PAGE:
Downstairs, she sought out Millborough, learning he was in the restaurant. He had commanded a table with an excellent view of the foyer, and Rhiannon sat with him. The pristine white tablecloth held several dishes—she recognized the remains of canard à tete rouge, a Strasbourg terrine, and woodcock salmi. It seemed the waiter had just served the dessert course for the ices and jellies had not yet begun melting on their plates.

“If you are quite finished with your luncheon,” Lina said, a combination of irritation and relief sharpening her tone, “I have some news to report.”

She was pleased when Rhiannon had the grace to blush. “I know I should have told you I was going downstairs,” she said, “but when the detective inspector came—”

What detective inspector?” Lina asked, turning her wrathful gaze on Millborough, who wiped his mouth with a napkin and gave her an impassive stare.

“The fellow’s name is unimportant,” he informed her, “but as soon as I caught wind of his intentions via my assistant, I hastened upstairs to stop his incursion. I will tell you with all honesty, milady, that I do not possess the necessary figure to ascend three flights of stairs with ease, much less at speed. Fortunately, it was only the man himself who disobeyed my edict. His minions remained below. I sent him packing for the nonce. As to Miss Moore… she was good enough to accept my invitation and keep an old man company. I told her there was no need to disturb you, as I presumed you would seek me out downstairs when you did not find her waiting in the corridor, and so it proved.”

Lina could not fault his logic, though she would have liked to stamp down hard on his occasionally gouty toe for giving her such a scare. “Monsieur Vigne did not kill Miss Alvares,” she said. “Now I must speak to the hotel manager.”

Millborough’s eyebrows rose, but he replied, “Mr. Gordon. I will send him to the room reserved for you.”

Rhiannon stood despite Lina’s protest that she should stay and finish her meal. “Any more and my corset will split,” she said with a good humored grin. “Shall we go?”

In the private room, Lina confronted Mr. Gordon the moment he entered. “Who is the chambermaid assigned to the suite occupied by Monsieur Vigne?”

The startled man stared, slack jawed. Finally, he took a breath and regarded her with something like calm, albeit a calm frayed around the edges. “You refer to Miss Darrow. She is an excellent and reliable worker, milady, employed at the hotel for six months.”

“Thank you. I will speak to the young lady at once.” When he hesitated, she added, “Without delay, sir. Do not dawdle.”

Gordon frowned, opened his mouth as if to berate her, and seemed to think better of it. Apart from a terse, “As you wish, milady,” he left the room in pointed silence.

From her seat on a chair upholstered in a lurid absinthe green, Rhiannon asked, “Are you being deliberately rude today?”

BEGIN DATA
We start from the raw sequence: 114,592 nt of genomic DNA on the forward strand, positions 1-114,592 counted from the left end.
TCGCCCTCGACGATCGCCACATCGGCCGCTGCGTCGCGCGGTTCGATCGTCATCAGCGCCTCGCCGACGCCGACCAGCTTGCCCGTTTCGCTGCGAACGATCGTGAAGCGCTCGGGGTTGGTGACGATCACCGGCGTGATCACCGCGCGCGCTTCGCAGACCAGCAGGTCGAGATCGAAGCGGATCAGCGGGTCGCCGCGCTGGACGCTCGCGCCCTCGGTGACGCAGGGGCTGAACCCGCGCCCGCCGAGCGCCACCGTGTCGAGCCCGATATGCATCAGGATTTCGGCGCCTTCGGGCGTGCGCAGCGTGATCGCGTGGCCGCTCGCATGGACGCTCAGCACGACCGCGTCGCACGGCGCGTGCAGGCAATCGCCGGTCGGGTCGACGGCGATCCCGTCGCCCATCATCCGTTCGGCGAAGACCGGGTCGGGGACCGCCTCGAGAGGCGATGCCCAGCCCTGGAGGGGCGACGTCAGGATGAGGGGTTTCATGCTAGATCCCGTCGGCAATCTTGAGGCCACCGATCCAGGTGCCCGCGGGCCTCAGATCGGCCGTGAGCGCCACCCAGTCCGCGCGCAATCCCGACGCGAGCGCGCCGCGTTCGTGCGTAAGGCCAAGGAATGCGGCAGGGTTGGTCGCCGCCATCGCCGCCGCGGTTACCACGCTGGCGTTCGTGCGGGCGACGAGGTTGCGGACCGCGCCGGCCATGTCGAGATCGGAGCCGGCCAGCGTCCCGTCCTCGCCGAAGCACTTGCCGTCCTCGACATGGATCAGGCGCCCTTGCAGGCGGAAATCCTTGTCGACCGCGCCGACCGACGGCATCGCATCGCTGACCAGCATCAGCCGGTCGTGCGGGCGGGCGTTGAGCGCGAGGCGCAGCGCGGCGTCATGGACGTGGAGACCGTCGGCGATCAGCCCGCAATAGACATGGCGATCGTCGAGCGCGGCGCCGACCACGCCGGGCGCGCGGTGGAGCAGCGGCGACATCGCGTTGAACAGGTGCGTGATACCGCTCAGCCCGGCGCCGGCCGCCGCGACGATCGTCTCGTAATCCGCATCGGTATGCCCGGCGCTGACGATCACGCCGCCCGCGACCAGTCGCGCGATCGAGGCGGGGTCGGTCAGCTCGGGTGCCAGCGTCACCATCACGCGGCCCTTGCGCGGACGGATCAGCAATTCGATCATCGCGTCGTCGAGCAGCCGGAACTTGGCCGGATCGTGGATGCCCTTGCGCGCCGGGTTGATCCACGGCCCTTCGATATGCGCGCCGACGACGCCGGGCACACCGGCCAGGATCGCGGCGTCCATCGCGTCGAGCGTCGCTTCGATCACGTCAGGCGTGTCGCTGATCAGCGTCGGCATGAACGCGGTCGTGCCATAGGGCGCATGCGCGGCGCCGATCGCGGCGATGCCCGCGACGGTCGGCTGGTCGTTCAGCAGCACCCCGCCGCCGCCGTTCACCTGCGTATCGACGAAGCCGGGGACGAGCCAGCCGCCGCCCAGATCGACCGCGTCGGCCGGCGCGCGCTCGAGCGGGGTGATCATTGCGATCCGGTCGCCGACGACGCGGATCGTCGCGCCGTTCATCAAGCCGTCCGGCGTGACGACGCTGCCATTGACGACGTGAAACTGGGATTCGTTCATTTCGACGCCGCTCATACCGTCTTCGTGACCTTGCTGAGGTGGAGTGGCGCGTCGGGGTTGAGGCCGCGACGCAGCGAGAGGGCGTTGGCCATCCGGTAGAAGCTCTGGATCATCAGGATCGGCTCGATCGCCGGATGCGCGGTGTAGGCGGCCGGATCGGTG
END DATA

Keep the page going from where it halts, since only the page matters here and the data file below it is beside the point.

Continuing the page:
Lina swung around to face her. “No, my dear,” she said, letting her exasperation show. “I am eager to see the end of this case.”

The door opened, admitting a young girl, possibly sixteen or seventeen years old, wearing the practical black dress, white apron, and white cap of a chambermaid. She was pert and blonde, but Lina saw a hardness like mid-winter ice in Miss Darrow’s blue eyes. Nevertheless, one could not judge another solely by the subtle betrayals of their body. The chambermaid might be understandably reticent over a confrontation with a woman unknown to her.

“Ah, do come in,” Lina practically purred, putting on a mask of geniality. Servants were so often treated as non-entities or given outright abuse, they responded well to friendliness. She remained on her feet, keeping them on equal footing.

Miss Darrow’s gaze darted around the room and rested briefly on Rhiannon, finally coming to rest on Lina once again. Her shoulders straightened as she became more confident. “Yes, ma’am. Mr. Gordon said you wished to see me.”

“Are you not employed as a chambermaid in this hotel?” Lina asked, watching the girl from beneath her lashes while she took a cigarette from her jade and silver case and lit it with a lucifer. She found tobacco an excellent stimulant for her mental faculties.

“Yes, ma’am.”

Miss Darrow’s nervousness had returned, Lina observed. Possibly she feared an accusation of theft – every servant’s anxiety. “It’s quite all right. I merely have a few questions to ask you,” she said. “I am seeking an upstairs maid for my household, and I hear from Mr. Gordon that you are a good worker. Indeed, he had nothing but praise for you.”

The girl’s cheeks tinged faintly pink with pleasure. “Thank you, ma’am, I’m sure.”

Lina puffed her cigarette a few times. Yes, that tidbit about seeking an upstairs maid had captured Miss Darrow’s attention. It would be a position higher than the one she currently enjoyed, and in a private household with “perks” such as the right to collect and sell all the candle ends, and keep the money for herself.

She related a few more domestic matters to ease the girl further, and then said, “And you’ve had a dreadful shock this morning, I hear. In Monsieur Vigne’s suite, so I am told.”

Miss Darrow tensed. “Yes, ma’am,” she answered shortly, lowering her gaze.

An unusual reaction, Lina thought. In her experience, servants gossiped worse than village grandmothers, and the more gruesome the details, the better to relish the effect on their audience. Her statement should have been the perfect prompt for a harrowing, if somewhat exaggerated, tale about the bloody murder done upstairs.

Instead, Miss Darrow had gone white around the lips, but not with shock. Lina detected a strong current of mingled anger, fear, and no little frustration in the girl.